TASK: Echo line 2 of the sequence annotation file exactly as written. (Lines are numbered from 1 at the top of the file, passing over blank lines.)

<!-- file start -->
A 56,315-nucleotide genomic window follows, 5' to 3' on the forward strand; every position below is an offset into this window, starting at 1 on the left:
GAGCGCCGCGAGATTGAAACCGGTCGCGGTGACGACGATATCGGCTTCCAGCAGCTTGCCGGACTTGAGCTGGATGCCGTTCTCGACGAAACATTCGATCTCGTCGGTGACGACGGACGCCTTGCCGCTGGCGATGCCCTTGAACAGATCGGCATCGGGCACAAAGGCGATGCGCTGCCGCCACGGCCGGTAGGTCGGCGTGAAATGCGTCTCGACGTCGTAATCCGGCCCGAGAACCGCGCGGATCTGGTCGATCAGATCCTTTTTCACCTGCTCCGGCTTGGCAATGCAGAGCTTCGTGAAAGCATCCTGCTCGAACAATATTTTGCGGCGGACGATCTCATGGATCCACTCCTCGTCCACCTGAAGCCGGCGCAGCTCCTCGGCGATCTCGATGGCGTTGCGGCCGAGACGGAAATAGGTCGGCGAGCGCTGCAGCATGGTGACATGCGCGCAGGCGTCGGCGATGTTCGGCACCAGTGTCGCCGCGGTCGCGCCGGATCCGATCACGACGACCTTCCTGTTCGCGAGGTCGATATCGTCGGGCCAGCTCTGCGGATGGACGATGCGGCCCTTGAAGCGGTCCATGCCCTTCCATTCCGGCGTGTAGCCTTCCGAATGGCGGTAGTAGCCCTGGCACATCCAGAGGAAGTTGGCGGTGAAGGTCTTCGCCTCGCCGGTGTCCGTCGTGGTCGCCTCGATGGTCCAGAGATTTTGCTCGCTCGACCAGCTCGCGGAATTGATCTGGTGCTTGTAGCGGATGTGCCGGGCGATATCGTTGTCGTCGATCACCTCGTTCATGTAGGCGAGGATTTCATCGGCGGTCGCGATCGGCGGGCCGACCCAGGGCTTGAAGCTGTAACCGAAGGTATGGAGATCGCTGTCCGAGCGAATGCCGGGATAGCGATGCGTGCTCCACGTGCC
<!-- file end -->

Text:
GAGCGCCGCGAGATTGAAACCGGTCGCGGTGACGACGATATCGGCTTCCAGCAGCTTGCCGGACTTGAGCTGGATGCCGTTCTCGACGAAACATTCGATCTCGTCGGTGACGACGGACGCCTTGCCGCTGGCGATGCCCTTGAACAGATCGGCATCGGGCACAAAGGCGATGCGCTGCCGCCACGGCCGGTAGGTCGGCGTGAAATGCGTCTCGACGTCGTAATCCGGCCCGAGAACCGCGCGGATCTGGTCGATCAGATCCTTTTTCACCTGCTCCGGCTTGGCAATGCAGAGCTTCGTGAAAGCATCCTGCTCGAACAATATTTTGCGGCGGACGATCTCATGGATCCACTCCTCGTCCACCTGAAGCCGGCGCAGCTCCTCGGCGATCTCGATGGCGTTGCGGCCGAGACGGAAATAGGTCGGCGAGCGCTGCAGCATGGTGACATGCGCGCAGGCGTCGGCGATGTTCGGCACCAGTGTCGCCGCGGTCGCGCCGGATCCGATCACGACGACCTTCCTGTTCGCGAGGTCGATATCGTCGGGCCAGCTCTGCGGATGGACGATGCGGCCCTTGAAGCGGTCCATGCCCTTCCATTCCGGCGTGTAGCCTTCCGAATGGCGGTAGTAGCCCTGGCACATCCAGAGGAAGTTGGCGGTGAAGGTCTTCGCCTCGCCGGTGTCCGTCGTGGTCGCCTCGATGGTCCAGAGATTTTGCTCGCTCGACCAGCTCGCGGAATTGATCTGGTGCTTGTAGCGGATGTGCCGGGCGATATCGTTGTCGTCGATCACCTCGTTCATGTAGGCGAGGATTTCATCGGCGGTCGCGATCGGCGGGCCGACCCAGGGCTTGAAGCTGTAACCGAAGGTATGGAGATCGCTGTCCGAGCGAATGCCGGGATAGCGATGCGTGCTCCACGTGCC